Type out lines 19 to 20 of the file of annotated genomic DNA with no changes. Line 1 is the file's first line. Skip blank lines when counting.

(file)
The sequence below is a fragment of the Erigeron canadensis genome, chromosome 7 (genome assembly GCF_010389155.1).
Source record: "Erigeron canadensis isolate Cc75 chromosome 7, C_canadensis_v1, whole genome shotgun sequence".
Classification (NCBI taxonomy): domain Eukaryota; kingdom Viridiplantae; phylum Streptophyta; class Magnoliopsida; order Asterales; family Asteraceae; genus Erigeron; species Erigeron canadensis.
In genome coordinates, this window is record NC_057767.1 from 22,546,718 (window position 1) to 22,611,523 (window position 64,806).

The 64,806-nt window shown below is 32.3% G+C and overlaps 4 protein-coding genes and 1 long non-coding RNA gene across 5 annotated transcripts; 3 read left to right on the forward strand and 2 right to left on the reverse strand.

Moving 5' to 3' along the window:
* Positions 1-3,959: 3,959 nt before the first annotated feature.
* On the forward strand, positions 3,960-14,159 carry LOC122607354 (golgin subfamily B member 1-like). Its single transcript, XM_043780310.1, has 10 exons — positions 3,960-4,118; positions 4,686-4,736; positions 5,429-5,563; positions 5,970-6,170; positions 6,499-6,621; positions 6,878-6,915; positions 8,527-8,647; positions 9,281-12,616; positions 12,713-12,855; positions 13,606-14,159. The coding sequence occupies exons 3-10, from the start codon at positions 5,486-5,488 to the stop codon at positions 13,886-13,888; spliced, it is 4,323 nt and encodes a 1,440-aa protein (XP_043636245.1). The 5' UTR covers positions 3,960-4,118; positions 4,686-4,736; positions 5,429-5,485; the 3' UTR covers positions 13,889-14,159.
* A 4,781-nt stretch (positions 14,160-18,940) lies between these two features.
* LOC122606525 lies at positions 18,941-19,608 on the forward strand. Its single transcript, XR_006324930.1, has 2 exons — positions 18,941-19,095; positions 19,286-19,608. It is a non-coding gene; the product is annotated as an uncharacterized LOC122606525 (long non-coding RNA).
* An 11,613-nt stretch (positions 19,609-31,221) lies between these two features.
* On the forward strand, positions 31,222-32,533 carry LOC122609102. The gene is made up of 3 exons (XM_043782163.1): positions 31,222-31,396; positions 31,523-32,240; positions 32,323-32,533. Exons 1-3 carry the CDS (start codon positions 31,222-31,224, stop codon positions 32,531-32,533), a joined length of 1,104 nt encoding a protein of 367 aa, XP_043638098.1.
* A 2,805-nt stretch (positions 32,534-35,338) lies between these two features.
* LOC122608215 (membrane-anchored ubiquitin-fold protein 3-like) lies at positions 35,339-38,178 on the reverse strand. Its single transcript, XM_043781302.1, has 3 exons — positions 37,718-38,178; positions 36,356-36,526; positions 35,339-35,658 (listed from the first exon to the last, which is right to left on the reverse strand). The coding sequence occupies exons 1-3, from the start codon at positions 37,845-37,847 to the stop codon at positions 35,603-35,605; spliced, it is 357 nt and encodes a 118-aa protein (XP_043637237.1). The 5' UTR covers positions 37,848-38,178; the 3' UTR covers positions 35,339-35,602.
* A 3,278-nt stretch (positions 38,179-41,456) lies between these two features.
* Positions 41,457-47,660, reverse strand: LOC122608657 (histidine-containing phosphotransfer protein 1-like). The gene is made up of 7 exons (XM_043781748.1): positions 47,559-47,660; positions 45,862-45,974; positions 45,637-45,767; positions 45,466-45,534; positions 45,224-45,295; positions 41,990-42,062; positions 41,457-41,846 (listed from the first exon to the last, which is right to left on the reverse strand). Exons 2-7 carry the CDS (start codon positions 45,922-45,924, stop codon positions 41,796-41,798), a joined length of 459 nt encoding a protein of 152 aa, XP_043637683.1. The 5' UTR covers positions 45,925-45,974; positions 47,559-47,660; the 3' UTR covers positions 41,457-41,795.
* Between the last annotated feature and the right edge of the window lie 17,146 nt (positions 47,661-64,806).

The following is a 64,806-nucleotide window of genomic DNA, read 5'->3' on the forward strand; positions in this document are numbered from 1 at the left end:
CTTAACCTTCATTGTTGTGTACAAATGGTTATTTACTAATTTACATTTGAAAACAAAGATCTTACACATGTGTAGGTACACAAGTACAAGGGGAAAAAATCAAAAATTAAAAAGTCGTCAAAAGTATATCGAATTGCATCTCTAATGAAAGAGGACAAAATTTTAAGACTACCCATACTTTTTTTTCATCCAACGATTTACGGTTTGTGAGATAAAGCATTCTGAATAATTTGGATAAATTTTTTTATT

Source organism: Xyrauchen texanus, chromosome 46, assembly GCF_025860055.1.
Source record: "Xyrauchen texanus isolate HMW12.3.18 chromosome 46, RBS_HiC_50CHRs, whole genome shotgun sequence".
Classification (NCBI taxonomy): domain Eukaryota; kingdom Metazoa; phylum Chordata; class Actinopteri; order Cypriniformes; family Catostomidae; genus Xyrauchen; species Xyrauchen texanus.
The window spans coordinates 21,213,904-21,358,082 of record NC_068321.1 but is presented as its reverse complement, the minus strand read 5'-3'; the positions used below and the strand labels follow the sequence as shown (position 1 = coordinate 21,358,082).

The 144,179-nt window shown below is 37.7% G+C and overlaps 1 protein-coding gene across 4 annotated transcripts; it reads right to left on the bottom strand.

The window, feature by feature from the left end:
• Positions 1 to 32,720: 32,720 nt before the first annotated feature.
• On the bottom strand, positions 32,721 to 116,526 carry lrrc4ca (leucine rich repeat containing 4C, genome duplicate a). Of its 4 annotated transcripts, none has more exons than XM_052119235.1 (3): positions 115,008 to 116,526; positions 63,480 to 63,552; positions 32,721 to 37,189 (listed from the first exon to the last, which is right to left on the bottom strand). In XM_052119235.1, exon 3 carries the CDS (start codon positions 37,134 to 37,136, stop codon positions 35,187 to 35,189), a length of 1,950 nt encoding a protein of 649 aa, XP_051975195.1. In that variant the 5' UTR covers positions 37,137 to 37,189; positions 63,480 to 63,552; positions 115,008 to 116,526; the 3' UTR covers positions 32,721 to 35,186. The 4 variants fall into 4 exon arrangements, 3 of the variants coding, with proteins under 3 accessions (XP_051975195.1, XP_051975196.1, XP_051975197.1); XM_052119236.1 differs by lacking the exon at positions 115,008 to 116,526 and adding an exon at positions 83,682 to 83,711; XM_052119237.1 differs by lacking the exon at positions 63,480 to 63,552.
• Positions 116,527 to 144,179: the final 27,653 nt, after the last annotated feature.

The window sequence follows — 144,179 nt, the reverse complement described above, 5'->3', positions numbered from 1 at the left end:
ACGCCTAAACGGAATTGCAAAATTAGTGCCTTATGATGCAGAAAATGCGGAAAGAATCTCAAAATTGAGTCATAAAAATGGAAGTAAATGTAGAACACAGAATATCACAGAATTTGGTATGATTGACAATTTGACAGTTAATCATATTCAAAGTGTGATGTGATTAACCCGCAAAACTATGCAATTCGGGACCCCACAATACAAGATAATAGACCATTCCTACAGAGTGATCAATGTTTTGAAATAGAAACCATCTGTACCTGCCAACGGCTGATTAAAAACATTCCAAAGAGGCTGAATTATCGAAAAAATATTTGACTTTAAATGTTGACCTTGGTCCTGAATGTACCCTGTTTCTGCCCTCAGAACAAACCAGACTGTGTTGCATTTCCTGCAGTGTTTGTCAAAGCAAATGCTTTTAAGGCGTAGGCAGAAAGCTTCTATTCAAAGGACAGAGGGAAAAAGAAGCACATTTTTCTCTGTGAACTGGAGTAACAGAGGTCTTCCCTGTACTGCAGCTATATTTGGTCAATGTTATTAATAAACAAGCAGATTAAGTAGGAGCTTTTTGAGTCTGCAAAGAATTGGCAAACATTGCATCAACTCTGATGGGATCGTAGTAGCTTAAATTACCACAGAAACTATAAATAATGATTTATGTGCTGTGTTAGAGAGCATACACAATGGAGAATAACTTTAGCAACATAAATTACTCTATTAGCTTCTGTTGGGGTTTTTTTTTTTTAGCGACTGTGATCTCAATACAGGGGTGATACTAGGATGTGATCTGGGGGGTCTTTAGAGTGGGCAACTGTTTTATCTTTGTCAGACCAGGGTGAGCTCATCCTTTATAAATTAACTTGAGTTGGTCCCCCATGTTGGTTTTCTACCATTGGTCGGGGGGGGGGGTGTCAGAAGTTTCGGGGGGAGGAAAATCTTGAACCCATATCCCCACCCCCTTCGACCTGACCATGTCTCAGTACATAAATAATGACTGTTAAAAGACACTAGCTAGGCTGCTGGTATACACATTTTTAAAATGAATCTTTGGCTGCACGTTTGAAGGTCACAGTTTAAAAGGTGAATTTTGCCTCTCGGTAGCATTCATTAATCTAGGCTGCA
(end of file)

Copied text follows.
CTTAACCTTCATTGTTGTGTACAAATGGTTATTTACTAATTTACATTTGAAAACAAAGATCTTACACATGTGTAGGTACACAAGTACAAGGGGAAAAAATCAAAAATTAAAAAGTCGTCAAAAGTATATCGAATTGCATCTCTAATGAAAGAGGACAAAATTTTAAGACTACCCATACTTTTTTTTCATCCAACGATTTACGGTTTGTGAGATAAAGCATTCTGAATAATTTGGATAAATTTTTTTATT

Source organism: Xyrauchen texanus, chromosome 46, assembly GCF_025860055.1.